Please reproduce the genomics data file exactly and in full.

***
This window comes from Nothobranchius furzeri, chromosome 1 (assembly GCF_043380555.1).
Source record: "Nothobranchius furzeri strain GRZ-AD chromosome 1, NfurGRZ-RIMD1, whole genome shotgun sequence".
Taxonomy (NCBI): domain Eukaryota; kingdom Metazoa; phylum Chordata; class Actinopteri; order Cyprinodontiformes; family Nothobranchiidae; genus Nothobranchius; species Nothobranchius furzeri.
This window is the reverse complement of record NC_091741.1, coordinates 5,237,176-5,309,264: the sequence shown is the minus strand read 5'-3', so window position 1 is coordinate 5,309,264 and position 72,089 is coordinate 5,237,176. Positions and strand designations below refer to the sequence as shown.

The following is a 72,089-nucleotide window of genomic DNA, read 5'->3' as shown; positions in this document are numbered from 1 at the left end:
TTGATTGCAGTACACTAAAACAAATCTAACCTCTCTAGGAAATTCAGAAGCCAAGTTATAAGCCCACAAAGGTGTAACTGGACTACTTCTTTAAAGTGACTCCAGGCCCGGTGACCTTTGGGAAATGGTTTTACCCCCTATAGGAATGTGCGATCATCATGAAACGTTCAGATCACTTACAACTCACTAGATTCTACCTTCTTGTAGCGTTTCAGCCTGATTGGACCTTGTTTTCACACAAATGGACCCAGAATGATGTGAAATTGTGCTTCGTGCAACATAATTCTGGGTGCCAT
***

This window comes from Nothobranchius furzeri, chromosome 1 (assembly GCF_043380555.1).
Source record: "Nothobranchius furzeri strain GRZ-AD chromosome 1, NfurGRZ-RIMD1, whole genome shotgun sequence".
Taxonomy (NCBI): domain Eukaryota; kingdom Metazoa; phylum Chordata; class Actinopteri; order Cyprinodontiformes; family Nothobranchiidae; genus Nothobranchius; species Nothobranchius furzeri.
This window is the reverse complement of record NC_091741.1, coordinates 5,237,176-5,309,264: the sequence shown is the minus strand read 5'-3', so window position 1 is coordinate 5,309,264 and position 72,089 is coordinate 5,237,176. Positions and strand designations below refer to the sequence as shown.

The following is a 72,089-nucleotide window of genomic DNA, read 5'->3' as shown; positions in this document are numbered from 1 at the left end:
TTGATTGCAGTACACTAAAACAAATCTAACCTCTCTAGGAAATTCAGAAGCCAAGTTATAAGCCCACAAAGGTGTAACTGGACTACTTCTTTAAAGTGACTCCAGGCCCGGTGACCTTTGGGAAATGGTTTTACCCCCTATAGGAATGTGCGATCATCATGAAACGTTCAGATCACTTACAACTCACTAGATTCTACCTTCTTGTAGCGTTTCAGCCTGATTGGACCTTGTTTTCACACAAATGGACCCAGAATGATGTGAAATTGTGCTTCGTGCAACATAATTCTGGGTGCCAT